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Schizophrenia: Doctrines of Development

Updated on July 19, 2019
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Rodric completed his bachelor of psychology through the University of Phoenix. His perspective provides guidance and education.

It is important to understand that schizophrenia describes a collection of disorders and not simply one major disorder. Popular television shows and books classify schizophrenia as a singular disorder, usually of the paranoid nature. This disorder is also known to cause hallucinations of sensory organs associated with smell, sound, taste, sight, and touch. It is more common among those inflicted with schizophrenia disorders to experience auditory and visual hallucinations than any other, however. In this article, the components of schizophrenia will receive attention. In the previous article associated with this subject, the focus was on the Daniel Paul Schreber Story

...there is no existing test to determine if a subject is at risk for schizophrenia.

Biological Components

Several views support that biology plays a factor in the development of schizophrenia disorders if genetic elements mingle with environmental aspects at certain stages of development; though, paranoid schizophrenia trends later in adult life.

Researchers have long held that genetic components factor heavily in the potential of a patient to develop symptoms of the disorders as the body of diseases tends to run within families just like many other genetic traits (welcomed or unwelcomed). Because scientists assume that many genes affect how and if a complication from schizophrenia develops in a subject, it is difficult to determine which genes or combination of genes must come together to produce the right recipe which leads to a possible disposition and possible pre-diagnosis.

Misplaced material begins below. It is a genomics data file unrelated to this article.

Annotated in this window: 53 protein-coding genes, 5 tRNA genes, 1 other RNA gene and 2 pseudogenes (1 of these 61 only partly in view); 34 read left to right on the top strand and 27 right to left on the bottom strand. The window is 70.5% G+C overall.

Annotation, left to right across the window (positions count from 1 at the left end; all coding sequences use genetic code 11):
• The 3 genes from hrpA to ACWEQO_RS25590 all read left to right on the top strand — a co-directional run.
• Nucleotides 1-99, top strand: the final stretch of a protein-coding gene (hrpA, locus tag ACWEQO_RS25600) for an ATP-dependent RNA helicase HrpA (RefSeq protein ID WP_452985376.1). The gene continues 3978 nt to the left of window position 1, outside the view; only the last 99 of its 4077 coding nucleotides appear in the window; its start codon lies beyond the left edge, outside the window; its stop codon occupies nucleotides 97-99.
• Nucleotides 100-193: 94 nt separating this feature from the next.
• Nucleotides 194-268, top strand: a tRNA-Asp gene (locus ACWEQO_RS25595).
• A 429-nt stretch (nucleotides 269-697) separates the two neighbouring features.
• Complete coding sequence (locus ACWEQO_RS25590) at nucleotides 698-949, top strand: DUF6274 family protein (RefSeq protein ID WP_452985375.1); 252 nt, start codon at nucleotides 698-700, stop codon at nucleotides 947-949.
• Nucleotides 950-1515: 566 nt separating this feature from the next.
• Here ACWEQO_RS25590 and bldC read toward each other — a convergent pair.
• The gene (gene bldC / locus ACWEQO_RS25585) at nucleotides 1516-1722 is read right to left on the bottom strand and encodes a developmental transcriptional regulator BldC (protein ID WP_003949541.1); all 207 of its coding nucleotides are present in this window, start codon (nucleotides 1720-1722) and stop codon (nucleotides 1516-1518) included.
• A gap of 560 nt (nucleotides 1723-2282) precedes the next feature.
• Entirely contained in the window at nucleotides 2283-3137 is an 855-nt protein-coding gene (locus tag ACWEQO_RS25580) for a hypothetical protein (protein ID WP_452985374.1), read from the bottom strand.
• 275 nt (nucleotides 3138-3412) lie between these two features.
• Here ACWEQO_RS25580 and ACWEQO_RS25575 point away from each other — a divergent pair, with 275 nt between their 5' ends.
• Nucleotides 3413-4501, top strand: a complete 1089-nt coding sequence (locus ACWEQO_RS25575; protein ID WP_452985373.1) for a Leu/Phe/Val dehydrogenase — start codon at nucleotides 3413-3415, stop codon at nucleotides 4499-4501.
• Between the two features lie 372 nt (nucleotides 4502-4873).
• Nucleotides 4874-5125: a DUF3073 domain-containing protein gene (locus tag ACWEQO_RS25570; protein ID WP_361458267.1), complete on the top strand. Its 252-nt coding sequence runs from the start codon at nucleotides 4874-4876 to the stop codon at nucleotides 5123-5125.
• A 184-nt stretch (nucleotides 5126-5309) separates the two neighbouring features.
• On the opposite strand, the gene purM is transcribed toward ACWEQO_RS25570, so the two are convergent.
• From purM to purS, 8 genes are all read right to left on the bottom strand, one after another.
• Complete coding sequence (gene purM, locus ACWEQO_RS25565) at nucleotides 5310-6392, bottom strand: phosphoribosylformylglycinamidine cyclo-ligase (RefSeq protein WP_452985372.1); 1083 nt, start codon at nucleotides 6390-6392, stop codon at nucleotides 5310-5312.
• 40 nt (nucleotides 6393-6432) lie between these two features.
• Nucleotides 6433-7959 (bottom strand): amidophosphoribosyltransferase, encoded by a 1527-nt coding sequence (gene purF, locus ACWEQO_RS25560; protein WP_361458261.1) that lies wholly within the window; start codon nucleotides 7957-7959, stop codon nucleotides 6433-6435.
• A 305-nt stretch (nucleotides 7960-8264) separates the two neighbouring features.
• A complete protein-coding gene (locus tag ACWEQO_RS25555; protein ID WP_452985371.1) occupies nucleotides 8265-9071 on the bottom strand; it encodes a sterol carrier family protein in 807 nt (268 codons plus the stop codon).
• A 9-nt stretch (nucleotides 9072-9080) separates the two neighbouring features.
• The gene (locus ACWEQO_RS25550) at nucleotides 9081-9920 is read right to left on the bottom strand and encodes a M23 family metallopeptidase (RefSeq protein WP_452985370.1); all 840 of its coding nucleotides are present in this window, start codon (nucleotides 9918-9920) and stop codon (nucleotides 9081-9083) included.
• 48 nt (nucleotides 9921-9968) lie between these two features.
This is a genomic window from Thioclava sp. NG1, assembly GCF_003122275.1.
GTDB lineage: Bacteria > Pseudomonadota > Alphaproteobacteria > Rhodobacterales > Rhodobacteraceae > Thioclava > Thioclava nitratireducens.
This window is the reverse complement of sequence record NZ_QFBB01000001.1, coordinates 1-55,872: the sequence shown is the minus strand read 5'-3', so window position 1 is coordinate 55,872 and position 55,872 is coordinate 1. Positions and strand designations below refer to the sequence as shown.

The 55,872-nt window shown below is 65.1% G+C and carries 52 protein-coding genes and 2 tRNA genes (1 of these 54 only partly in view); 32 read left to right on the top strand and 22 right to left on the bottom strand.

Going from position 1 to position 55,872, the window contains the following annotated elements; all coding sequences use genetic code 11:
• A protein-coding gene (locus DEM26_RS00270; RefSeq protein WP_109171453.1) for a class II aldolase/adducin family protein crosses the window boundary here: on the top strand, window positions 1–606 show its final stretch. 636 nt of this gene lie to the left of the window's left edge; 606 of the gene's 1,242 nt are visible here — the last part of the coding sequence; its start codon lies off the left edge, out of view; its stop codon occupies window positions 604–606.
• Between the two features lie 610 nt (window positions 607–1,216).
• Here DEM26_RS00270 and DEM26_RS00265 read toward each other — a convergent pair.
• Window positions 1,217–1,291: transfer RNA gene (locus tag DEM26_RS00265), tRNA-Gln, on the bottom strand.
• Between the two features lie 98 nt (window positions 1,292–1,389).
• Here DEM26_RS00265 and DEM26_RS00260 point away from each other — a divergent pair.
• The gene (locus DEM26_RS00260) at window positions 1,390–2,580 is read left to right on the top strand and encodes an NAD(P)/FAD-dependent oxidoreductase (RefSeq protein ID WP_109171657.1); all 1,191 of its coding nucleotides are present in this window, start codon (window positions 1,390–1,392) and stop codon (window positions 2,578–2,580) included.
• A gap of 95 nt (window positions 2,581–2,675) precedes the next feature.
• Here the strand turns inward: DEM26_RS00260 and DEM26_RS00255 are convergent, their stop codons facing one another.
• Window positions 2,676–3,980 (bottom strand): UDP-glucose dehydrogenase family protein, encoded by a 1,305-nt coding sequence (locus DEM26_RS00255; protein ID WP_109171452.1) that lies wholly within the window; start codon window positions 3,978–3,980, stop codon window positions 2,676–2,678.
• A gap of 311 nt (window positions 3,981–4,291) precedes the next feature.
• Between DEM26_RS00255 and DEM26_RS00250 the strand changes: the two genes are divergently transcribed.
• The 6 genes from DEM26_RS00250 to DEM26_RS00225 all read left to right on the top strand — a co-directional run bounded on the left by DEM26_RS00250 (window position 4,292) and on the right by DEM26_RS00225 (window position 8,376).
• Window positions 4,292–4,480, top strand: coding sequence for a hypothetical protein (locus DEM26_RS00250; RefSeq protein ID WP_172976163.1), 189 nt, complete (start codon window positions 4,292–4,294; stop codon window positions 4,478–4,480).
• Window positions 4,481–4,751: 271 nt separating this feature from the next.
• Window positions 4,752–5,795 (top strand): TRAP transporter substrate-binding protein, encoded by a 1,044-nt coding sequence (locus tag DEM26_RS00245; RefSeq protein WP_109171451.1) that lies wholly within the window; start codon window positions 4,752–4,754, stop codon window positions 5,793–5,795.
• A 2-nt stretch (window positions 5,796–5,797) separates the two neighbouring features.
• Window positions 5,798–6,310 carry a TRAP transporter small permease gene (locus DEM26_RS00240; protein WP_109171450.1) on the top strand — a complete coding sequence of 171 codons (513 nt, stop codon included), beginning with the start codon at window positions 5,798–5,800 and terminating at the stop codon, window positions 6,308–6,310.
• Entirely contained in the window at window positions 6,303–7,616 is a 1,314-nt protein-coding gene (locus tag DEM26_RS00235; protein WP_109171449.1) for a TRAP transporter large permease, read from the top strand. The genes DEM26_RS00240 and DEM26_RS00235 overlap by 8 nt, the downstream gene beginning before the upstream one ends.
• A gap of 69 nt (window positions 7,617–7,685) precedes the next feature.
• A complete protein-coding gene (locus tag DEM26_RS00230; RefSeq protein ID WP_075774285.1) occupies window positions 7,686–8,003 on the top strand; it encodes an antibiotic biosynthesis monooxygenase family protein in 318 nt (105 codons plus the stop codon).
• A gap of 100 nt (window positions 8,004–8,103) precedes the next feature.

Because the paranoid schizophrenia develops in maturity, generally in adulthood, research focuses on discovering in the brain where abnormal neurotransmission of several neurotransmitters, particularly dopamine, involved in the sensory regulation system lead to changes that prompt a neurological shift.

However, “more recently it has become clear that schizophrenia has a complex neurodevelopmental basis that includes abnormalities in several neurotransmitter and structural systems."3

Because there is such a wide net of types of schizophrenia, there is no existing test to determine if a subject is at risk for schizophrenia. When symptoms began is the only indication at present.

...paranoid schizophrenics could not relate adequately to pleasantries but could elicit a negative response adequately...

Emotional Components

Daniel Paul Schreber, as mentioned in Schizophrenia & the Daniel Paul Schreber Story, attempted suicide, as do many people with paranoid schizophrenia as a result of the emotional and mental trauma suffered from the disorder. The delusions and paranoia can take a significant toll on loved ones and the individual.

Sigmund Freud expressed the idea that schizophrenia had a biological basis, and “that schizophrenia involved a profound withdrawal of emotional investment in the external world so that individuals with the disorder could not form deep relationships with others, including relationships with psychotherapists.”4

Schreber exhibited this type of detachment from close relationships though he married and maintained a few links with colleagues for years. Recently a study concluded that when confronted with emotional stimuli such as pleasant graphics, paranoid schizophrenics could not relate adequately to pleasantries, but could elicit a negative response adequately when presented with negative graphics.

The trauma is what those plagued with paranoid schizophrenia nurtured in their personality are not nurturing. The effects of trauma are direct evidence that the way a child is reared in the formatives years determines how he or she recognizes the difference between good and bad graphics and exhibits a culturally accepted reaction.